I just found out that MediaTemple supports hosting Subversion repositories using their Grid Server! That’s good news if you’re planning to keep track of changes to code you’re developing, as they can provide plenty of disk space and bandwidth. You can read about setting up SVN with (mt) here.
iLounge just posted an outstanding guideto the formats used by Apple’s video-capable portable devices, including the iPod, iPhone, and Apple TV. While QuickTime Player [Pro] does a decent job of doing simple exports, it’s great to understand the details behind the scenes, including video aspect ratios and bitrates. If you own one or more of these devices and plan on converting video for them, this guide is a must-read!
After getting used to working with Boot Camp on my new Intel Mac, I decided to borrow the second partition for a few days to dual boot two copies of Mac OS X (which worked flawlessly, by the way). Once I was done, I assumed I could pop in my Windows disc and do a clean format-and-install over the second Mac OS X partition. Boy, was I wrong.
Windows Setup displayed only one “partition” as it saw things — the entire 160 GB drive. Not wanting to blow away my entire main Mac OS X installation, I was unsure of how to get back to using Boot Camp normally. Launching Apple’s Boot Camp Assistant utility presented me with unhelpful messages such as “The startup disk must be formatted as a single Mac OS Extended (Journaled) volume or already partitioned by BCA for installing Windows” and “This startup disk is not supported.” What to do?
One fact I was sure of was that I did indeed have two real partitions on my hard drive. Disk Utility clearly showed two partitions under my single drive hardware device. Both partitions were formatted as Mac OS Extended Journalled (HFS+J) volumes, but Windows refused to see them as individual partitions, perhaps because it only comprehends the Microsoft-standard FAT32 and NTFS formats. Hoping to fix the matter, I used the
diskutil command line tool to format the second partitions as “MS-DOS FAT32”, even though the Disk Utility point-and-click interface only offered HFS+ and HFS+J in its Format menu.
diskutil noted that, because I was booted off the drive, the resulting partition would not be bootable.
diskutil‘s note about bootable volumes gave me an idea — boot from the Mac OS X Installation DVD and see what tools are available there. Upon booting the DVD that shipped with my machine and choosing English as my main lanugage, I found the Utilities menu at the top of the Installer. In there was a launchable copy of Disk Utility — the very same tool found in your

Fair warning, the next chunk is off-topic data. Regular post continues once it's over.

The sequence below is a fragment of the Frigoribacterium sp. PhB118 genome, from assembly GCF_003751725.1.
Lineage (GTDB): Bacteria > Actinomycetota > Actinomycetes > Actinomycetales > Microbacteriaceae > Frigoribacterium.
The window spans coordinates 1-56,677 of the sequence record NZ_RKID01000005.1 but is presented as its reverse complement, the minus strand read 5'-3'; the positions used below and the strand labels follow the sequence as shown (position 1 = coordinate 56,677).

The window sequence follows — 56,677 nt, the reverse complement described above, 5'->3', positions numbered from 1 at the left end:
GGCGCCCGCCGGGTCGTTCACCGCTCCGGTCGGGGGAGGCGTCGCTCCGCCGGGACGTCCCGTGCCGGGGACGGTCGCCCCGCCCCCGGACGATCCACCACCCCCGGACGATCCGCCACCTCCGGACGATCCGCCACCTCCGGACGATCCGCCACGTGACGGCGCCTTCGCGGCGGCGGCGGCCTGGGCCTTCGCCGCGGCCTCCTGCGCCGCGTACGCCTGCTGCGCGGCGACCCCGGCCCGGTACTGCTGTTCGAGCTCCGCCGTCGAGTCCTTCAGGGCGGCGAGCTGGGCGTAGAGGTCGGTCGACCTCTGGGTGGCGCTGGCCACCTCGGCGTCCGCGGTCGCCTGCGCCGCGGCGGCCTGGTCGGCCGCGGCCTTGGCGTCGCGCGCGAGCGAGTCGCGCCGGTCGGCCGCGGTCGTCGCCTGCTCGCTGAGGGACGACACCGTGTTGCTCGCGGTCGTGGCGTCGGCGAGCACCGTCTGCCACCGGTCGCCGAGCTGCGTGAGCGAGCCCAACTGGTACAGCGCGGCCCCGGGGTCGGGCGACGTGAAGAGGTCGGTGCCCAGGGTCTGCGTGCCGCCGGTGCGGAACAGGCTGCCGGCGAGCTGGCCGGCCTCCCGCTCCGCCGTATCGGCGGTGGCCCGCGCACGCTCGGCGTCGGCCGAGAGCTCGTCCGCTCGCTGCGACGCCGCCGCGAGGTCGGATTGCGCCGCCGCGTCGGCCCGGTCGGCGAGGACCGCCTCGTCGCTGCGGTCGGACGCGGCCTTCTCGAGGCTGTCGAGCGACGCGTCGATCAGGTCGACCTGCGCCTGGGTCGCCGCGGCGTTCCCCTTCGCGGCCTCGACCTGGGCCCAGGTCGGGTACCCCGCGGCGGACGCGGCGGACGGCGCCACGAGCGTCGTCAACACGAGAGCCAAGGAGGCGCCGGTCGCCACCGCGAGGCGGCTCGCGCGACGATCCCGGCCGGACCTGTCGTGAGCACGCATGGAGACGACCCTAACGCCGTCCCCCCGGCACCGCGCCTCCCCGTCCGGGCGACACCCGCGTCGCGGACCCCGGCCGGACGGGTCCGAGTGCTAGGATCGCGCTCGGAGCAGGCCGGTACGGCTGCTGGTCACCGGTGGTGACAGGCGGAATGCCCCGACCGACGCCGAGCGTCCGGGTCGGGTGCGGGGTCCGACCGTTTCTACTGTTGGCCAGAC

/Applications/Utilities folder. It listed many more formats under the Erase tab for the second Boot Camp partition, and I happily formatted it as “MS-DOS”, knowing it would leave me with one HFS+J partition and one FAT32 partition. Erase and format was successful, so I rebooted and held down Option to force the OS selection screen to appear. [At this point I checked and found that, yes, Boot Camp Assistant will rediscover your partition and prompt you with the usual options. It must simply check for the existence of a FAT32 or NTFS volume to run properly.] I discovered moments later that it’s possible eject and insert disks while at this screen, so I popped in my Windows XP CD and let Setup begin once more. This time, Setup listed the following partitions:
E: Partition1 [Unknown] 200 MB (EFI)
F: Partition2 [Unknown] 133120 MB <The main Mac partition>
Unpartitioned space 128 MB
C: Partition3 (WINDOWS) [FAT32] 19052 MB
Unpartitioned space 126 MB
The C: FAT32 formatted partition was approximately the correct size, so I figured it had to be the correct choice. FAT32 can be limiting in file size, but Windows was able to easily re-format the partition to NTFS on the spot (Quick format is much faster than a full format). After babysitting the Windows installer for the next 30 to 40 minutes, everything was working again in Boot Camp land. Holding Option at startup is back to presenting the usual Macintosh HD and Windows operating systems, and booting into Windows is fast as it ever was.